Retirement planning has typically been one of those subjects that we know should concern us but, in reality, suffers from a great practical lag. One of the reasons for the lag is that the standard employee isn’t comfortable with the retirement ropes, and it can seem overwhelming and even daunting. There are a ton of options out there, but who in their right mind wants to get involved in a morass of numbers? To remedy this situation, here is a frequently asked questions primer of the most popular retirement planning options. This can get your head in the right place, and allow you to start thinking intelligently about the next step.
Individual Retirement Account (IRA). An IRA is a specialized investment and savings account that is dedicated to retirement funds. The government allows money that is placed in an IRA to be tax deferred so as to encourage Americans to save for retirement. Any American can open an IRA account, and most usually do so through one of the larger financial institutions (e.g. Fidelity Investments.) In the most common scenario, you open an account with the institution, and then you choose where you would like your retirement funds to be invested (usually from a list of stocks and funds). The institution itself handles most of the administrative aspects of the account. This is a good option for those who want to save but would like to be hands-off as much as possible.
401(k). A 401(k) is like an IRA that is administered by an employer. It shares similar tax benefits to the IRA, but it allows for easier and larger contributions. While an IRA participant can only contribute up to $5,500 per year, a 401(k) participant can contribute up to $52,000 per year. A 401(k) also offers the possibility of matching funds from the employer (free money!). Most companies run their 401(k) program through a third-party administrator, and the investments are usually the standard stocks or funds.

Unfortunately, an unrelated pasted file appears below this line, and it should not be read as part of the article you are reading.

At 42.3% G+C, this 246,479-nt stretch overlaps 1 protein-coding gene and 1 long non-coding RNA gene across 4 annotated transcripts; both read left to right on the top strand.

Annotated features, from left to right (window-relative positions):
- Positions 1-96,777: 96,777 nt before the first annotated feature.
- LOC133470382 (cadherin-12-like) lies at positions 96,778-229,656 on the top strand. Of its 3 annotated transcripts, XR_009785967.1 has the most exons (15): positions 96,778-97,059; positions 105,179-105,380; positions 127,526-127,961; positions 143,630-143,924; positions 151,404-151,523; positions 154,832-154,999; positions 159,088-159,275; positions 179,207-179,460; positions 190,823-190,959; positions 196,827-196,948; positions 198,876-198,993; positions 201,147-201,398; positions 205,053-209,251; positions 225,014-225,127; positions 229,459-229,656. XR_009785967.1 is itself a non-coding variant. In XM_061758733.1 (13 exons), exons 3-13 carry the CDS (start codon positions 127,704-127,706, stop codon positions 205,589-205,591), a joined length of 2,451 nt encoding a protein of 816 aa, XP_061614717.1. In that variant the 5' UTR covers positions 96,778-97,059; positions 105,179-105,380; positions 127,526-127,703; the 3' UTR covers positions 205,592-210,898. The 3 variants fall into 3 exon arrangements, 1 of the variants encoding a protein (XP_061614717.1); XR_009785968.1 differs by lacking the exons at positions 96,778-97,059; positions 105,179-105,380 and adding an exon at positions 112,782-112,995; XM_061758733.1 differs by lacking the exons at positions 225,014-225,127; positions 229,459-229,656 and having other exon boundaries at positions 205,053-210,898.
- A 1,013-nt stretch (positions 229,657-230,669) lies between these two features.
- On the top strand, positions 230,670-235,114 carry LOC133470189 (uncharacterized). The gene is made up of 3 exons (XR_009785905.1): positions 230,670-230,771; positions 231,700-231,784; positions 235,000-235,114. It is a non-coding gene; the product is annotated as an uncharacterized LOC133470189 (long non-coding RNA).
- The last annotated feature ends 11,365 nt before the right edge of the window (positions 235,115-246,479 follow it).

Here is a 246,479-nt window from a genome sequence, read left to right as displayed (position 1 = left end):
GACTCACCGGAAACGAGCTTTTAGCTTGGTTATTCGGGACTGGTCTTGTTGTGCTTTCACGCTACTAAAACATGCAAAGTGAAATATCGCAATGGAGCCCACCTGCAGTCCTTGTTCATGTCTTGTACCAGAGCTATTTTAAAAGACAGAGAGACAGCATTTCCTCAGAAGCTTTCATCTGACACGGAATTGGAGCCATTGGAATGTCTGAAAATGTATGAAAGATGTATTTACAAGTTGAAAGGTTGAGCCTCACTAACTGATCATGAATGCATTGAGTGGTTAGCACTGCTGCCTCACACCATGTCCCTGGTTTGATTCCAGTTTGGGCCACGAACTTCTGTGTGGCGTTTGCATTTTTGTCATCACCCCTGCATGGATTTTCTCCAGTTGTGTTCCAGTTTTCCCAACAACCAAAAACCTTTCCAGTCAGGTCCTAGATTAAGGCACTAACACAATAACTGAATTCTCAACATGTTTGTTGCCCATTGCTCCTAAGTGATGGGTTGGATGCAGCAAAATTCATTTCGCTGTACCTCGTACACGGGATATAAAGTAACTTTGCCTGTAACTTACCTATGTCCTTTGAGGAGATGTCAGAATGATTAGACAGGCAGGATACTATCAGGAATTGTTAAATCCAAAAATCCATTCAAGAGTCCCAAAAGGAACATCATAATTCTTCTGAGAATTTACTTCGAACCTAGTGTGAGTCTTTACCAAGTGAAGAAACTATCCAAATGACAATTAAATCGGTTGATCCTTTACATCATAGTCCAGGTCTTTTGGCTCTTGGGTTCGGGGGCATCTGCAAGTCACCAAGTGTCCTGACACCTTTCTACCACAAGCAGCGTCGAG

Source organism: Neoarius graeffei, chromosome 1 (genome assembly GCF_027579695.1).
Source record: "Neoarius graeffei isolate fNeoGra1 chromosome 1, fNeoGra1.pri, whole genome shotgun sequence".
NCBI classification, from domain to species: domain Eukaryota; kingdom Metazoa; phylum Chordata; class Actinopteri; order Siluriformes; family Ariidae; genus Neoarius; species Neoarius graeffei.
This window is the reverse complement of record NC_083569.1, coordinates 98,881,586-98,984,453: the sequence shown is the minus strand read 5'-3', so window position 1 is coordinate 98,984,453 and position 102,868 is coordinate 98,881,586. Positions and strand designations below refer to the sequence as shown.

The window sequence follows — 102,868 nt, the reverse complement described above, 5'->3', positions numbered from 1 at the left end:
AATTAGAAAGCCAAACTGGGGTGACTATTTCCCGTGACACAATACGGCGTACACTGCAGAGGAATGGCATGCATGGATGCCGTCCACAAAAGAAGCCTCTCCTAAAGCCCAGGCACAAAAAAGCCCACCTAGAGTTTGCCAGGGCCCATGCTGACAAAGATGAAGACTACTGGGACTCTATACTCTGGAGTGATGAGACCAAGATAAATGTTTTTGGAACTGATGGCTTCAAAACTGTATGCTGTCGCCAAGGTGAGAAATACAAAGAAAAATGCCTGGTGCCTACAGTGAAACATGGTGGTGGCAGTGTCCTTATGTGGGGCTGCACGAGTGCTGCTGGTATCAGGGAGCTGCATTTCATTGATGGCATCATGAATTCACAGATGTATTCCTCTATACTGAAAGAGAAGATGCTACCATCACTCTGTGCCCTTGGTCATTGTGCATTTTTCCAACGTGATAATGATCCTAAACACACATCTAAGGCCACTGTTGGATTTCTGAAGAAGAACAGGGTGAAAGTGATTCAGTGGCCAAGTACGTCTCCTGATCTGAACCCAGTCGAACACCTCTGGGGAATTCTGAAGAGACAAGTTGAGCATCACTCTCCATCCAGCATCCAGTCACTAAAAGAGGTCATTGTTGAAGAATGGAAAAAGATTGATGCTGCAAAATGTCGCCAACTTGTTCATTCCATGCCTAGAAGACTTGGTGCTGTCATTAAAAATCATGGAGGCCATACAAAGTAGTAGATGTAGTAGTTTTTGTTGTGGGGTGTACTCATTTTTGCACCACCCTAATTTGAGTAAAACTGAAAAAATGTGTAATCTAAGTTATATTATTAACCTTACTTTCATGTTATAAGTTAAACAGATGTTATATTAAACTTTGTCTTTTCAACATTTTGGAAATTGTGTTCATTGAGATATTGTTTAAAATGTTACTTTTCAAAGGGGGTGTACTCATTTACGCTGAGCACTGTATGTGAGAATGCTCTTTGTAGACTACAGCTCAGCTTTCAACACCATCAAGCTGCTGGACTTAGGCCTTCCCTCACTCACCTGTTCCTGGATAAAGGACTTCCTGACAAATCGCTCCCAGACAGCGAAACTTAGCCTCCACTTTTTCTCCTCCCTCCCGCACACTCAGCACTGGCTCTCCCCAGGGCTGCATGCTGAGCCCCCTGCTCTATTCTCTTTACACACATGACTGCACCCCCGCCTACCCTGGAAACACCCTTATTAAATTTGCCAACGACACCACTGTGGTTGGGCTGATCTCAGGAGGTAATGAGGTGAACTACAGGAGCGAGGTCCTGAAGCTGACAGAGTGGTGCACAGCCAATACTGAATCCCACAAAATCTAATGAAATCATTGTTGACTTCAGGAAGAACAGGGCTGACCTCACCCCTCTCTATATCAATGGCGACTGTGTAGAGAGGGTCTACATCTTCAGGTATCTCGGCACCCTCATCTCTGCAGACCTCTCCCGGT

Roth Accounts. An IRA or 401(k) can both come in a Roth version. Here’s how it works: In a traditional IRA, the funds being contributed are tax-deferred. That means that you don’t have to pay taxes on them now, and instead you pay when you cash out at retirement age. This is great for people who find themselves in a lower tax bracket when they withdraw the funds. In a Roth IRA or Roth 401(k), however, the contributions are made from post-tax dollars. That means that the taxes have already been paid on the funds that are being contributed. In this scenario, the funds can be invested and any profit they accrue will remain tax free. Whether or not a Roth is preferable depends on your financial situation and the types of investments that you will be making with your retirement funds.
Self-Directed Accounts. If you’re a hands-on investor, or you would like to invest your retirement funds somewhere other than stocks and funds, then a self directed IRA or 401(k) would be your best bet. With a self directed account, you control the management of your funds, and you can invest them in virtually any asset. Local real estate, private business, and physical gold are some of the more popular options. The self directed IRA and 401(k) come in two versions – a Custodian model and a Checkbook Control model – and which one is best depends on the nature of your investment.
Solo 401(k). This is a 401(k) style retirement plan that is reserved solely for those with self-employed income. It allows for the larger contributions of a standard 401(k), and contains a number of other benefits that an individual cannot access within an IRA account. The Solo 401(k) comes in traditional, Roth, and self-directed versions.
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